Nobody disputes the threat Microsoft's Windows Meta File flaw poses to enterprise networks. The digital underground has already exploited it on a massive scale. U.K.-based AV firm Sophos, for example, says it has seen hundreds of attempted attacks through e-mail, instant messaging and Web browsing. In all likelihood, that's why the software giant reversed its decision and released the patch on Jan. 5, rather than Jan. 10, when its monthly slate of "Patch Tuesday" fixes is scheduled to debut.
But did the danger justify company-wide deployments of third-party patches before the Redmond, Wash.-based Microsoft released its official fix? That's the question security bloggers grappled with this week.
Some said Windows users should have faith in Microsoft's efforts to produce a tried and tested fix in time for its monthly security update, and that mass deploying unofficial patches is foolhardy in any event. Others -- including major security vendors like Helsinki-based F-Secure Corp. -- took the unusual step of endorsing an unofficial fix Russian programmer Ilfak Guilfanov made available in his blog. Others argued that only individual IT managers can determine what's best for their network.
Worth the risk
F-Secure AV Research Director Mikko Hypponen explained the endorsement of a third-party fix in the company's daily lab blog. "Ilfak Guilfanov has published a temporary fix, which does not remove any functionality from the system (all pictures and thumbnails continue to work normally)," he said. "Now, we wouldn't normally blog about a security patch that is not coming from the original vendor. But Ilfak Guilfanov isn't just anybody. He's the main author of IDA (Interactive Disassembler Pro) and is arguably one of the best low-level Windows experts in the world." A description of IDA Pro is available in this .pdf file.
Adrian Kingsley-Hughes, a British-based technical consultant and author, argued in favor of the third-party fix in his PC Doctor blog."I've just been asked (again) if I recommend the unofficial WMF patch that Ilfak Guilfanov released for the WMF exploit a few days ago," he said. "YES!!! Forget the nonsense from Microsoft on this and get protected. Plenty of eyes have examined the patch (including my own) and the consensus it that it offers protection and nothing more. Get protected until an official patch is released! Don't wait! Do it now!"
On the fence
Those who were in the middle included Costin Raiu, head of research and development for the Romanian division of Russian AV firm Kaspersky Lab. After an alleged beta of Microsoft's WMF patch started making the rounds this week, he wrote in the firm's Analyst Diary blog that "you should never use a patch from an untrusted source, no matter how promising it looks… you should always be very wary of any third-party patch from an untrusted source, whether it's claiming to fix an old vulnerability or the latest WMF vulnerability. This is a method which has successfully been used in the past to distribute malware."
That philosophy didn't stop him from jumping on the Guilfanov bandwagon, however. "Ilfak's patch is the only one we can recommend… [he] knows what he's doing, and the work he's put into developing the patch is admirable," Raiu said.
An insane option?
Those who were more skeptical of the third-party option include Windows Small Business Server (SBS) expert Susan Bradley. She wrote in her E-Bitz SBS blog that those who install unofficial fixes like Guilfanov's should "test this sucker and understand that you have possibly put this in an unsupported position."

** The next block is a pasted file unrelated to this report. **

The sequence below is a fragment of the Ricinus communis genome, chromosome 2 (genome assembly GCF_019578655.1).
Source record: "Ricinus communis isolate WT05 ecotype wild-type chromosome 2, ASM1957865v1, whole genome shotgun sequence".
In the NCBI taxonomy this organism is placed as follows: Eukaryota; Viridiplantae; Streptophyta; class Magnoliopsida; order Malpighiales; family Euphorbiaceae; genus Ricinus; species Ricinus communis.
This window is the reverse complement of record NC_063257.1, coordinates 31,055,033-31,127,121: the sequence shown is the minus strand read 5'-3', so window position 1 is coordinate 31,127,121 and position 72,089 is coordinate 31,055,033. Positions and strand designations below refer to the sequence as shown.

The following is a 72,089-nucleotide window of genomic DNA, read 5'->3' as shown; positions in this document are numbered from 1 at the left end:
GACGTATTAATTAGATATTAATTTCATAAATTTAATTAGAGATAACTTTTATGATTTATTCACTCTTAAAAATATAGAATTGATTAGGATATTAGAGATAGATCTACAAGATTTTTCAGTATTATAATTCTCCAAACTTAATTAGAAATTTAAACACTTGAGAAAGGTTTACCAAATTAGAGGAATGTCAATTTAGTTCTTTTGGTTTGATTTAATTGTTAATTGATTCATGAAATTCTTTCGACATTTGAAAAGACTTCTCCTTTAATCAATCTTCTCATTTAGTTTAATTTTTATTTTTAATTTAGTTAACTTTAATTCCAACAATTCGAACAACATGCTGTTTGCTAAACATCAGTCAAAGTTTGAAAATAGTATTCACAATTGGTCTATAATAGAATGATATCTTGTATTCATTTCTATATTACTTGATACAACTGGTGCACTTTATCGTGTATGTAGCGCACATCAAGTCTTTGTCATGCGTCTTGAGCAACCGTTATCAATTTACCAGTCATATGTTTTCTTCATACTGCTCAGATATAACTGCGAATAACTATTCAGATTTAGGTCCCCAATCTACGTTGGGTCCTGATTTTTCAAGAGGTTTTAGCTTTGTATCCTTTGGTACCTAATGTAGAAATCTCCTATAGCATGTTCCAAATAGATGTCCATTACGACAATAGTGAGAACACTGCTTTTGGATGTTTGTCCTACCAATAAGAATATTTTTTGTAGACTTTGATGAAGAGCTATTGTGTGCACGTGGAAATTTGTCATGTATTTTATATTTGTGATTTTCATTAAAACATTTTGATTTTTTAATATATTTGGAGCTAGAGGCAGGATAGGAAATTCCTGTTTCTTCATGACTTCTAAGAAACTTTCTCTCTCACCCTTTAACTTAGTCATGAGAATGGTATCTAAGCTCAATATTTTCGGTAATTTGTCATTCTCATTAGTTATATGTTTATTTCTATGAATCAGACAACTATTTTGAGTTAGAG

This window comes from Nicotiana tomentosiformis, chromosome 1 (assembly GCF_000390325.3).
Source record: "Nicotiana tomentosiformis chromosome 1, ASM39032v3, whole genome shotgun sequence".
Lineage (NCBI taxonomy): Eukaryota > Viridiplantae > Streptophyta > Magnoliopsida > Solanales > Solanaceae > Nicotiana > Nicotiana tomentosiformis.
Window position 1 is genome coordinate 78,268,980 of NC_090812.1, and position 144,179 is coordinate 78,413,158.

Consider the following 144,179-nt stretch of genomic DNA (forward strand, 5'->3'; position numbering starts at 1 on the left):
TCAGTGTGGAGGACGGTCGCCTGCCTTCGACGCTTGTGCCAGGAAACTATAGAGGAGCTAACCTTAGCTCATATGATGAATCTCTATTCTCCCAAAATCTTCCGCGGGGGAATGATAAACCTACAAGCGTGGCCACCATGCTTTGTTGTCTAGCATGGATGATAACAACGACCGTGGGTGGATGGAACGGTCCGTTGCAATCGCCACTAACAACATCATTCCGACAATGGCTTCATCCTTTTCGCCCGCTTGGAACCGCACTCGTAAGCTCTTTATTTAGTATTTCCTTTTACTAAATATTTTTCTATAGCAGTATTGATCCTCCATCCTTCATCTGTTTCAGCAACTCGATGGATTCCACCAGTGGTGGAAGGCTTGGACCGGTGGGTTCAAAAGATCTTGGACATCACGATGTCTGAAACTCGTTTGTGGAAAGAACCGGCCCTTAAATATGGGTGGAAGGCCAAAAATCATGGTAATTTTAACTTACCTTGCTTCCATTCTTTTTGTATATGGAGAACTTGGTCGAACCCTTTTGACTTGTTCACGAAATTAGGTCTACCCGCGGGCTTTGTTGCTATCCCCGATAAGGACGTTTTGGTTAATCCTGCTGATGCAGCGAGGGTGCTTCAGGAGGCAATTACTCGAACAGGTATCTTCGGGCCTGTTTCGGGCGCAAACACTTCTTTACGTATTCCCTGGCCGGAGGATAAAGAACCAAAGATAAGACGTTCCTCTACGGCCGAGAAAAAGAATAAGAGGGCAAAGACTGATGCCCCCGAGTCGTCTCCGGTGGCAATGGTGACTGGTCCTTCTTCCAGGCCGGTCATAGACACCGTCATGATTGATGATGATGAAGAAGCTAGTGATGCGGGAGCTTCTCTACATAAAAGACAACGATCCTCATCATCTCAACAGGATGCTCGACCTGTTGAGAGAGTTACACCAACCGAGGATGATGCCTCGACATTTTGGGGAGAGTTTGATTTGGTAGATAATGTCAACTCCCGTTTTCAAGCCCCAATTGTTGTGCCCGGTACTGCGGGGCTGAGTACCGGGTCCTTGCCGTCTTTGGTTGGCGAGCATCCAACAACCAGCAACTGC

She said IT shops have to decide for themselves what the best choice is, and that administrators shouldn't rush to deploy third-party patches just because entities like F-Secure and the Bethesda, Md.-based SANS Internet Storm Center recommend it.
Test, test and test some more
Whether they are for or against using third-party fixes, security bloggers agree that IT shops should test patches thoroughly before deploying them company-wide. Todd Towles, a network systems analyst at a medium-sized, Southeastern-based retail chain, said this in his Thoughts of a Technocrat blog:
"Administrators should NEVER push patches to large groups of computers without extensive and proper testing. This goes for ANY program (fix, patch, new program, update, upgrade, workarounds - whatever). Home-grown or official."
He added that most large companies have multiple defense systems and can reduce the WMF threat without taking the third-party patch option. "Network and security professionals may want the extra protection of applying IIfak's patch," Towles said. "Go ahead [and] use it. All my home computers have it and my work laptop, but with multiple defense layers in place here at the office, I don't see a huge need to push it out like it's MS03-039."
Microsoft released MS03-039 in September 2003 to fix a critical flaw in the Remote Procedure Call portmapper, which directs traffic for different services using RPC. Towles said that flaw, which was heavily exploited, was worse than the WMF glitch.
Not surprisingly, the Microsoft Security Response Center, the software giant's vulnerability management and resolution team, used its blog to urge patience and warn against the use of third-party patches. Response Center operations manager Mike Reavey stressed that the company is doing everything in its power to get a patch out quickly.
"The update has been on an expedited track since Microsoft became aware of the attacks on Dec. 27th," he said. "We still anticipate releasing the security fix for this issue on Jan. 10, 2006, once testing for quality and application compatibility is complete."
The race to develop a fix "includes redirecting resources from other security development and testing efforts to primarily focus around the clock on producing and releasing the WMF security update," he assured users.
This article originally appeared on SearchSecurity.com.